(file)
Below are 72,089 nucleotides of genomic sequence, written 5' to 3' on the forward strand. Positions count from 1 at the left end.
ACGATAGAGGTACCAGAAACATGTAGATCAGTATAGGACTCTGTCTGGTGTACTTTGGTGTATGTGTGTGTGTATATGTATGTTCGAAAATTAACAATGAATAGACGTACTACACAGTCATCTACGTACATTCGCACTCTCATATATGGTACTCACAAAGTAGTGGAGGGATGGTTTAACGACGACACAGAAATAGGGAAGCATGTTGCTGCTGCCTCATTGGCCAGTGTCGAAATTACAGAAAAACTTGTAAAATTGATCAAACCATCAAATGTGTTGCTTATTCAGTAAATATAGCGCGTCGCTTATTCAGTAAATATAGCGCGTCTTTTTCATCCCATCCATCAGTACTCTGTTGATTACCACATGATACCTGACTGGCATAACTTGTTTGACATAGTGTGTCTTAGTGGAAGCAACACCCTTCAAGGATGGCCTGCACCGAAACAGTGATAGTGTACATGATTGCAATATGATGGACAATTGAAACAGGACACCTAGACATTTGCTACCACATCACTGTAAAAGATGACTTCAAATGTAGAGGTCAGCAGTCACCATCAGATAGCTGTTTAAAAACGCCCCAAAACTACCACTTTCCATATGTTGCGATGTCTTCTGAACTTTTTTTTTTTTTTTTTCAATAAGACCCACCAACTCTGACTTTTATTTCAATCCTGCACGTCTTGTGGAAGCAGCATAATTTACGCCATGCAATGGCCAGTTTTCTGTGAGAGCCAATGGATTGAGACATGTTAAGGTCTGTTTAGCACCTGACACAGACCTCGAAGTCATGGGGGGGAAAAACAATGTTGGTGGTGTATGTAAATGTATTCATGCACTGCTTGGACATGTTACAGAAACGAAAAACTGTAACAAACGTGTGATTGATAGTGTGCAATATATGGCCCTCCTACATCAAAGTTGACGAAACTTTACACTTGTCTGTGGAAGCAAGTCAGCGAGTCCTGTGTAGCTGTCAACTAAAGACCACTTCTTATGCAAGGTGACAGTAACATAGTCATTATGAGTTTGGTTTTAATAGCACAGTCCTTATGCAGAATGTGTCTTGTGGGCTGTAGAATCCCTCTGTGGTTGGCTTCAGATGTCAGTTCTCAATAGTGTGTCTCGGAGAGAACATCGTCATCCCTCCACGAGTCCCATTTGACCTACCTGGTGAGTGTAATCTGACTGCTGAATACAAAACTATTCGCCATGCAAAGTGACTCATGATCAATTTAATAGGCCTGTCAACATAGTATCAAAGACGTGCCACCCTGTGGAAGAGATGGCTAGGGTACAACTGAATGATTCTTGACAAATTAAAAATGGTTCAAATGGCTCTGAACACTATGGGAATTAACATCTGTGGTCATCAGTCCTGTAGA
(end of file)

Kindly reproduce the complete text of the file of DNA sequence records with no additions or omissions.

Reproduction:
Below are 72,089 nucleotides of genomic sequence, written 5' to 3' on the forward strand. Positions count from 1 at the left end.
ACGATAGAGGTACCAGAAACATGTAGATCAGTATAGGACTCTGTCTGGTGTACTTTGGTGTATGTGTGTGTGTATATGTATGTTCGAAAATTAACAATGAATAGACGTACTACACAGTCATCTACGTACATTCGCACTCTCATATATGGTACTCACAAAGTAGTGGAGGGATGGTTTAACGACGACACAGAAATAGGGAAGCATGTTGCTGCTGCCTCATTGGCCAGTGTCGAAATTACAGAAAAACTTGTAAAATTGATCAAACCATCAAATGTGTTGCTTATTCAGTAAATATAGCGCGTCGCTTATTCAGTAAATATAGCGCGTCTTTTTCATCCCATCCATCAGTACTCTGTTGATTACCACATGATACCTGACTGGCATAACTTGTTTGACATAGTGTGTCTTAGTGGAAGCAACACCCTTCAAGGATGGCCTGCACCGAAACAGTGATAGTGTACATGATTGCAATATGATGGACAATTGAAACAGGACACCTAGACATTTGCTACCACATCACTGTAAAAGATGACTTCAAATGTAGAGGTCAGCAGTCACCATCAGATAGCTGTTTAAAAACGCCCCAAAACTACCACTTTCCATATGTTGCGATGTCTTCTGAACTTTTTTTTTTTTTTTTTCAATAAGACCCACCAACTCTGACTTTTATTTCAATCCTGCACGTCTTGTGGAAGCAGCATAATTTACGCCATGCAATGGCCAGTTTTCTGTGAGAGCCAATGGATTGAGACATGTTAAGGTCTGTTTAGCACCTGACACAGACCTCGAAGTCATGGGGGGGAAAAACAATGTTGGTGGTGTATGTAAATGTATTCATGCACTGCTTGGACATGTTACAGAAACGAAAAACTGTAACAAACGTGTGATTGATAGTGTGCAATATATGGCCCTCCTACATCAAAGTTGACGAAACTTTACACTTGTCTGTGGAAGCAAGTCAGCGAGTCCTGTGTAGCTGTCAACTAAAGACCACTTCTTATGCAAGGTGACAGTAACATAGTCATTATGAGTTTGGTTTTAATAGCACAGTCCTTATGCAGAATGTGTCTTGTGGGCTGTAGAATCCCTCTGTGGTTGGCTTCAGATGTCAGTTCTCAATAGTGTGTCTCGGAGAGAACATCGTCATCCCTCCACGAGTCCCATTTGACCTACCTGGTGAGTGTAATCTGACTGCTGAATACAAAACTATTCGCCATGCAAAGTGACTCATGATCAATTTAATAGGCCTGTCAACATAGTATCAAAGACGTGCCACCCTGTGGAAGAGATGGCTAGGGTACAACTGAATGATTCTTGACAAATTAAAAATGGTTCAAATGGCTCTGAACACTATGGGAATTAACATCTGTGGTCATCAGTCCTGTAGA